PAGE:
World View

January 29, 2009 at 9:23 pm 7 comments

     I don’t think of C as having any “deficits,” for lack of a better word. Like any kid, he has areas of great strength and areas of challenge. There is absolutely nothing wrong with him; it’s the rest of the world that has a problem. I consider myself blessed and lucky to have such a wonderful kid, and sometimes catch myself thinking how boring typical kids must be.

     Yet my view on C has hit a wall. There is a skill that is completely and utterly absent in him, and it’s definitely a problematic deficit. He struggles, like many kids like him, to interpret and understand his own feelings. “Sad” and “worried” are used interchangeably in his vocabulary. I try very hard not to tell him how he should feel about things, and most of the time it doesn’t present that much of a problem. Most of the time, anyway.     

     Yesterday when C told me a boy in his class told C he would stop being mean to him only if C gave him one of his erasers (they’re all the rage at the moment), I couldn’t help myself, and my own anger flared. C thought it was a great deal and quickly complied. “C,” I said incredulously, “do you understand that what that boy said was mean?”

     His reply, heartbreaking in both its simplicity and its future implications, was “But Mommy, it didn’t feel mean to me.”

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Entry filed under: autism. Tags: , , , , , , , .

A boy’s best friend Just a Mom

7 Comments Add your own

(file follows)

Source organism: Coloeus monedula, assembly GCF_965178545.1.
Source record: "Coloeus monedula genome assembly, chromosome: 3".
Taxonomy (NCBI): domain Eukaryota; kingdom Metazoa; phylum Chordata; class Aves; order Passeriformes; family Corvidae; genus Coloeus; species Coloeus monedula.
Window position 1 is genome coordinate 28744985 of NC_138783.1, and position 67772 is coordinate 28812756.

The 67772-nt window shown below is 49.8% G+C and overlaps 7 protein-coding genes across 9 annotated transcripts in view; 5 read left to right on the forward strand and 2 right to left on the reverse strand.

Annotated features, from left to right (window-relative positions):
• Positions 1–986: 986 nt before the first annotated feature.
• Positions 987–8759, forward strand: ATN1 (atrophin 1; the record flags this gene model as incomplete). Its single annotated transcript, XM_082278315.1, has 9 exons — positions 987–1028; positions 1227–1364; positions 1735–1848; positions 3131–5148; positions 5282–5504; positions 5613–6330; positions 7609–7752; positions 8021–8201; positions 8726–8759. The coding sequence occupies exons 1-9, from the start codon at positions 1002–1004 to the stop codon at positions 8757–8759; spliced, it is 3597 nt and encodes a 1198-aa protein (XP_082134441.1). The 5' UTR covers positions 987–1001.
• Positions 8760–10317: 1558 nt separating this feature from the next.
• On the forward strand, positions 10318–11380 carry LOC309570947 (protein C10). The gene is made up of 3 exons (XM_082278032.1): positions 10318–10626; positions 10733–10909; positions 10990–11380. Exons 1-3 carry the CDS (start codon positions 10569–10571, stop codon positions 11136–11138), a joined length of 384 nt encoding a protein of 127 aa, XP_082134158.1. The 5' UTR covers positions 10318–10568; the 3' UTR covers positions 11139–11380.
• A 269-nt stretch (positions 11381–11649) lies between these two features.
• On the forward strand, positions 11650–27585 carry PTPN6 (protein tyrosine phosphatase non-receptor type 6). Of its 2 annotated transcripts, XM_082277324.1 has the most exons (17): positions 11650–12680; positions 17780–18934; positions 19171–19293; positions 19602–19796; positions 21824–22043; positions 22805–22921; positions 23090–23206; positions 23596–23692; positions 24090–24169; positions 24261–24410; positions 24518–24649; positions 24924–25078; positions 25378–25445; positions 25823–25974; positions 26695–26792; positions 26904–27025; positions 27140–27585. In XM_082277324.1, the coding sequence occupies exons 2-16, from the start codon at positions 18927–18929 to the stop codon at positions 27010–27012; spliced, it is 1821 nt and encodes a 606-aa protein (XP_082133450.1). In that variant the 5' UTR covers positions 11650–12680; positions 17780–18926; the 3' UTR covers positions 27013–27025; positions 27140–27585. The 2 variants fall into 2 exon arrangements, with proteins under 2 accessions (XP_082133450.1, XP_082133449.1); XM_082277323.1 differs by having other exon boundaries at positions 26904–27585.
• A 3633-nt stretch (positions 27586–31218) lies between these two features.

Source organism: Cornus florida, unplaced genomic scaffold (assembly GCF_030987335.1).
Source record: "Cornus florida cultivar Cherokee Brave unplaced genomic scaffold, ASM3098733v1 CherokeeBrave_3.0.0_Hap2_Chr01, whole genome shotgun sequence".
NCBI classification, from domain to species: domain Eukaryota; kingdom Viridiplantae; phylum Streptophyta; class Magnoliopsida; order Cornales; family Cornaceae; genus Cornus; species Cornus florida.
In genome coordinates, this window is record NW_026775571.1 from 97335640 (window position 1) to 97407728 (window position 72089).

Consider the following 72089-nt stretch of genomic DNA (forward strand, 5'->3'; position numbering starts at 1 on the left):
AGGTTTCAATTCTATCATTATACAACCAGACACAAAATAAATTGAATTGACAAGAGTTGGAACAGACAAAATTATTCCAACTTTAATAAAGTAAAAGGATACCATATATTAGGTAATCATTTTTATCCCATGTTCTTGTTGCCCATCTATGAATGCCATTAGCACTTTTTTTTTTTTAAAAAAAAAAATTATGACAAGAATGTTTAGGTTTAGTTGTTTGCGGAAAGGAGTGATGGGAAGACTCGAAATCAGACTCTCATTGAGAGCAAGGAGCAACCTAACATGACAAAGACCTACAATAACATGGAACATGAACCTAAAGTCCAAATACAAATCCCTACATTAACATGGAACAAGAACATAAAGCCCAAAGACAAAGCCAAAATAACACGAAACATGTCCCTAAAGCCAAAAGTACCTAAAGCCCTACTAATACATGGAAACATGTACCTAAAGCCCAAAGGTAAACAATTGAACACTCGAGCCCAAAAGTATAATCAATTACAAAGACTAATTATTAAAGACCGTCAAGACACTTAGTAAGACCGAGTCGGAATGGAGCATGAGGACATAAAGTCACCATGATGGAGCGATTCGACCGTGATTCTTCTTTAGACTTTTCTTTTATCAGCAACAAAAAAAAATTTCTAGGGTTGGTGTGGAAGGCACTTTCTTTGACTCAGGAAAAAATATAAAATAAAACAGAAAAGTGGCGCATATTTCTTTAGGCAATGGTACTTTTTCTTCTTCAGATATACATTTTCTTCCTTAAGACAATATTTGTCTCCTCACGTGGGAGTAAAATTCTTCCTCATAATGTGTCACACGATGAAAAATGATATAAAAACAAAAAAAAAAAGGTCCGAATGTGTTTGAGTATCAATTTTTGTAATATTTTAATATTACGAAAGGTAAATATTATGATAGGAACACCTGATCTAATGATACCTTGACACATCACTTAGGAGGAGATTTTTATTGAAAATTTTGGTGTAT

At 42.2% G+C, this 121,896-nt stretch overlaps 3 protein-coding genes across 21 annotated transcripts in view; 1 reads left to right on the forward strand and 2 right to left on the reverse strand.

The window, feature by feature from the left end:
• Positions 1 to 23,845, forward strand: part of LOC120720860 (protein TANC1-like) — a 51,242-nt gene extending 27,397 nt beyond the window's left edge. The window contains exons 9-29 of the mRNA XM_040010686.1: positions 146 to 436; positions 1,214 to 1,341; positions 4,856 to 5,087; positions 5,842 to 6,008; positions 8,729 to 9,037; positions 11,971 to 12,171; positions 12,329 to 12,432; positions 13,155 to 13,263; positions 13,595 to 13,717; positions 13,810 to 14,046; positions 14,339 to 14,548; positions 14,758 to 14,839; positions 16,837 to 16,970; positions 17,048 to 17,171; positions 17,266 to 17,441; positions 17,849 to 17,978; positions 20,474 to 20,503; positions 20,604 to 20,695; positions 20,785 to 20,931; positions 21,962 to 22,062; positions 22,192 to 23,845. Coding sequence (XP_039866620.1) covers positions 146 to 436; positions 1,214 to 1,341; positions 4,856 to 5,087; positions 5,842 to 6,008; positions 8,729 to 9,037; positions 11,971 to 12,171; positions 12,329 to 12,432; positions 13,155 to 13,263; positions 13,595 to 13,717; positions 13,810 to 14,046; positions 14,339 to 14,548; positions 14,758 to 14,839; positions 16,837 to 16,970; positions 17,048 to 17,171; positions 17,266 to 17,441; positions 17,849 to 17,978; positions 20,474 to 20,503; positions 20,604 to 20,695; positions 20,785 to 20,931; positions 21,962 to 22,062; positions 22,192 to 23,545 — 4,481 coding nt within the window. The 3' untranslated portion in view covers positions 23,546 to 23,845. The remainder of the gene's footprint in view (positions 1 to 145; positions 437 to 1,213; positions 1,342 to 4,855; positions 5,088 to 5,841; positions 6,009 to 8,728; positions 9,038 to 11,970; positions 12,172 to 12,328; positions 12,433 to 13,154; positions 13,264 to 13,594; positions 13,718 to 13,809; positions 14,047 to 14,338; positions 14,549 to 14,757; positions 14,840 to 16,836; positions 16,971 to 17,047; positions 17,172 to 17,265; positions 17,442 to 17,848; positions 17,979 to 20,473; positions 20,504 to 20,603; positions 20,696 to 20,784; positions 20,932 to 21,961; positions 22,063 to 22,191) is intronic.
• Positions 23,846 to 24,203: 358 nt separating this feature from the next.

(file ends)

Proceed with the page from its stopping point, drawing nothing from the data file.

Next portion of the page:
• 1. Good Fountain  |  January 30, 2009 at 6:59 am

    Oy. That is rough. This is where your heart struggles the most, I’m sure. I hate to think of our kids being targets because they are so … innocent.

    Exactly. Innocent is it. I hope he continues to be so, even though it appears to get him picked on a bit.

    Reply
  • 2. Erica77777  |  January 30, 2009 at 1:04 pm

    UGHHHHHHH! This makes me completely heartsick. I am entirely at a loss as to how to deal with this type of situation, which I can clearly see coming up in our relatively near future. My heart goes out to you and C.

    I can tell you, I’m not getting much better at dealing with this type of situation! I have to remind myself these kids are KIDS and I can’t strangle them…

    Reply
  • 3. T$  |  January 30, 2009 at 2:08 pm

    maybe it’s time to teach C a new word: extortion.

    Maybe we could get that on the weekly spelling list??? LOL!

    Reply
  • 4. pixiemama  |  January 30, 2009 at 2:43 pm

    Bring C here. I have the perfect, nice friends for him.

    Seriously – this is why we hover at birthday parties. This is why we are there every second we can be. And still.

    You are exactly right, and thank you for saying that. Truly. I need to remember why I do hover, and why it’s important that I continue to do so!

    Reply
  • 5. robinaltman  |  January 30, 2009 at 9:05 pm

    Boy, would I like to get my hands on Little Eraser Head. I’d give that kid an eraser where the sun don’t shine. C is so sweet. I like Good Fountain’s way of putting it – he’s so innocent. I’d way rather have C as my kid than Little Eraser Head.

    I would rather have C too. As challenging as he can be, I’ll take that any day. And I don’t think I’ll ever be able to look at him again without thinking “Little Eraser Head.” LOL!

    Reply
  • 6. mama mara  |  February 1, 2009 at 9:39 pm

    So often when my kids get bullied, I’m the only one who feels victimized. Which is why I’m the one who has to give the little buggers atomic wedgies.

    You said it perfectly – what more could I possibly say??

    Reply
  • 7. goodmum  |  February 2, 2009 at 7:32 pm

    I’m with Robin. I’ll hold the kid down while she shoves the eraser, er, somewhere. Bullies like that can always find the innocent kids to pick on. Where do these kids get off?

    Reply

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